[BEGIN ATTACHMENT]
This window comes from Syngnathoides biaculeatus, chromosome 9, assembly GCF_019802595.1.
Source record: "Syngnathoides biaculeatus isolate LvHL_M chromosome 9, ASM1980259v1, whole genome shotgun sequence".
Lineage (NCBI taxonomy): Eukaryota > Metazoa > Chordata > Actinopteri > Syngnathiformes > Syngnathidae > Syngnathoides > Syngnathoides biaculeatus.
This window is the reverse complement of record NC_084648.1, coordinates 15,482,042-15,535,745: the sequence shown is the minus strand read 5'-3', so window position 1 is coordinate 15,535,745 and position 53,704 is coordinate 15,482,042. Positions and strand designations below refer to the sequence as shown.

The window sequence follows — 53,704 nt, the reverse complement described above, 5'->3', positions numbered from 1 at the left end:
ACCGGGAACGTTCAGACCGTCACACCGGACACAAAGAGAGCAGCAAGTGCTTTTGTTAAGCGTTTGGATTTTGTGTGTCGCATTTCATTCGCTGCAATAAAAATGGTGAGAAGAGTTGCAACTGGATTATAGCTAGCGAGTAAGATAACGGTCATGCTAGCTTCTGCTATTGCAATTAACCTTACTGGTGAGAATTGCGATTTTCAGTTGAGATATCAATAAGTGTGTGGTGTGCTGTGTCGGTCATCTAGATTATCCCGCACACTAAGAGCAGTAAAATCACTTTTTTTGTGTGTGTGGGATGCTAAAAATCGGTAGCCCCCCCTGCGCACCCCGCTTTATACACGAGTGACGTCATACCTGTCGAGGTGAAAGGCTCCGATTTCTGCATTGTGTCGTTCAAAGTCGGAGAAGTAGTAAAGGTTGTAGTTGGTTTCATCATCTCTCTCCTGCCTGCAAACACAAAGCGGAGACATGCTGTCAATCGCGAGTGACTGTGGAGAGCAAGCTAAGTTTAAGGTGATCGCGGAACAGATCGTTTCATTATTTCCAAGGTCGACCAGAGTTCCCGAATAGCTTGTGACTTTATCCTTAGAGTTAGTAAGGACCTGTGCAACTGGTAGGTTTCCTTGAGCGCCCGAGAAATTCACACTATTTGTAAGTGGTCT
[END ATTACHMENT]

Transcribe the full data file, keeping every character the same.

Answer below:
This window comes from Syngnathoides biaculeatus, chromosome 9, assembly GCF_019802595.1.
Source record: "Syngnathoides biaculeatus isolate LvHL_M chromosome 9, ASM1980259v1, whole genome shotgun sequence".
Lineage (NCBI taxonomy): Eukaryota > Metazoa > Chordata > Actinopteri > Syngnathiformes > Syngnathidae > Syngnathoides > Syngnathoides biaculeatus.
This window is the reverse complement of record NC_084648.1, coordinates 15,482,042-15,535,745: the sequence shown is the minus strand read 5'-3', so window position 1 is coordinate 15,535,745 and position 53,704 is coordinate 15,482,042. Positions and strand designations below refer to the sequence as shown.

The window sequence follows — 53,704 nt, the reverse complement described above, 5'->3', positions numbered from 1 at the left end:
ACCGGGAACGTTCAGACCGTCACACCGGACACAAAGAGAGCAGCAAGTGCTTTTGTTAAGCGTTTGGATTTTGTGTGTCGCATTTCATTCGCTGCAATAAAAATGGTGAGAAGAGTTGCAACTGGATTATAGCTAGCGAGTAAGATAACGGTCATGCTAGCTTCTGCTATTGCAATTAACCTTACTGGTGAGAATTGCGATTTTCAGTTGAGATATCAATAAGTGTGTGGTGTGCTGTGTCGGTCATCTAGATTATCCCGCACACTAAGAGCAGTAAAATCACTTTTTTTGTGTGTGTGGGATGCTAAAAATCGGTAGCCCCCCCTGCGCACCCCGCTTTATACACGAGTGACGTCATACCTGTCGAGGTGAAAGGCTCCGATTTCTGCATTGTGTCGTTCAAAGTCGGAGAAGTAGTAAAGGTTGTAGTTGGTTTCATCATCTCTCTCCTGCCTGCAAACACAAAGCGGAGACATGCTGTCAATCGCGAGTGACTGTGGAGAGCAAGCTAAGTTTAAGGTGATCGCGGAACAGATCGTTTCATTATTTCCAAGGTCGACCAGAGTTCCCGAATAGCTTGTGACTTTATCCTTAGAGTTAGTAAGGACCTGTGCAACTGGTAGGTTTCCTTGAGCGCCCGAGAAATTCACACTATTTGTAAGTGGTCT